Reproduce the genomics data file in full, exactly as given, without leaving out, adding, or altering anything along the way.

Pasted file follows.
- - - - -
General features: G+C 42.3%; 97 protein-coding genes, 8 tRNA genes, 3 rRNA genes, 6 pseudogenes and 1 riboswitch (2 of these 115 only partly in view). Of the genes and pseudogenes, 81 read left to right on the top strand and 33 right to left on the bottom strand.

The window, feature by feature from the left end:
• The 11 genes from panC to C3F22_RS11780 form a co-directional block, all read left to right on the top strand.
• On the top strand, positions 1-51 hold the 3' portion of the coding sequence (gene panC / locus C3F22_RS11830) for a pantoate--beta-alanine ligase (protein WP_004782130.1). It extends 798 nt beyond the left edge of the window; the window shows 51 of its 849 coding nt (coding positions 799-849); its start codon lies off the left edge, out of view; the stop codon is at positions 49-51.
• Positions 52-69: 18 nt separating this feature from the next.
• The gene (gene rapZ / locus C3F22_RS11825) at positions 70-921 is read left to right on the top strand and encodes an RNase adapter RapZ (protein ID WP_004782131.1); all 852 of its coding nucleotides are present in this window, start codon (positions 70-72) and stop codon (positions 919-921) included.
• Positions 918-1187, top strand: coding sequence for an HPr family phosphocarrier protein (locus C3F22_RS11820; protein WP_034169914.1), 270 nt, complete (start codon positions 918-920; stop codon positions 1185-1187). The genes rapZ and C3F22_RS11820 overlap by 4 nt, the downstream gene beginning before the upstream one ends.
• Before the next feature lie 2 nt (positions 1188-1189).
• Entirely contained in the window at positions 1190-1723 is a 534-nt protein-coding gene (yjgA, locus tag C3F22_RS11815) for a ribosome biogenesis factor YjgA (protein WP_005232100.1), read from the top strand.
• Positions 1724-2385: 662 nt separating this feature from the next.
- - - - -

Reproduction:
General features: G+C 42.3%; 97 protein-coding genes, 8 tRNA genes, 3 rRNA genes, 6 pseudogenes and 1 riboswitch (2 of these 115 only partly in view). Of the genes and pseudogenes, 81 read left to right on the top strand and 33 right to left on the bottom strand.

The window, feature by feature from the left end:
• The 11 genes from panC to C3F22_RS11780 form a co-directional block, all read left to right on the top strand.
• On the top strand, positions 1-51 hold the 3' portion of the coding sequence (gene panC / locus C3F22_RS11830) for a pantoate--beta-alanine ligase (protein WP_004782130.1). It extends 798 nt beyond the left edge of the window; the window shows 51 of its 849 coding nt (coding positions 799-849); its start codon lies off the left edge, out of view; the stop codon is at positions 49-51.
• Positions 52-69: 18 nt separating this feature from the next.
• The gene (gene rapZ / locus C3F22_RS11825) at positions 70-921 is read left to right on the top strand and encodes an RNase adapter RapZ (protein ID WP_004782131.1); all 852 of its coding nucleotides are present in this window, start codon (positions 70-72) and stop codon (positions 919-921) included.
• Positions 918-1187, top strand: coding sequence for an HPr family phosphocarrier protein (locus C3F22_RS11820; protein WP_034169914.1), 270 nt, complete (start codon positions 918-920; stop codon positions 1185-1187). The genes rapZ and C3F22_RS11820 overlap by 4 nt, the downstream gene beginning before the upstream one ends.
• Before the next feature lie 2 nt (positions 1188-1189).
• Entirely contained in the window at positions 1190-1723 is a 534-nt protein-coding gene (yjgA, locus tag C3F22_RS11815) for a ribosome biogenesis factor YjgA (protein WP_005232100.1), read from the top strand.
• Positions 1724-2385: 662 nt separating this feature from the next.